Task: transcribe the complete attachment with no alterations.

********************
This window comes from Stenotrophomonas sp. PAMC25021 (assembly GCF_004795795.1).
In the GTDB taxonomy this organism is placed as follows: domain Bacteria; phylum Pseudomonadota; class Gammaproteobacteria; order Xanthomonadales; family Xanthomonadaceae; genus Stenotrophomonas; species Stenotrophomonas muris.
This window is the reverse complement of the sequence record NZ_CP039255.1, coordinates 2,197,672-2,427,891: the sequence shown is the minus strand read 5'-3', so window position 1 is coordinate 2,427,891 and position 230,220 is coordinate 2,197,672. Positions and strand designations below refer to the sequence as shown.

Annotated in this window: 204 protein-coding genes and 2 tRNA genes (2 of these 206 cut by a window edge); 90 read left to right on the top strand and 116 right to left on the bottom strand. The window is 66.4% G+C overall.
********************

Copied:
This window comes from Stenotrophomonas sp. PAMC25021 (assembly GCF_004795795.1).
In the GTDB taxonomy this organism is placed as follows: domain Bacteria; phylum Pseudomonadota; class Gammaproteobacteria; order Xanthomonadales; family Xanthomonadaceae; genus Stenotrophomonas; species Stenotrophomonas muris.
This window is the reverse complement of the sequence record NZ_CP039255.1, coordinates 2,197,672-2,427,891: the sequence shown is the minus strand read 5'-3', so window position 1 is coordinate 2,427,891 and position 230,220 is coordinate 2,197,672. Positions and strand designations below refer to the sequence as shown.

Annotated in this window: 204 protein-coding genes and 2 tRNA genes (2 of these 206 cut by a window edge); 90 read left to right on the top strand and 116 right to left on the bottom strand. The window is 66.4% G+C overall.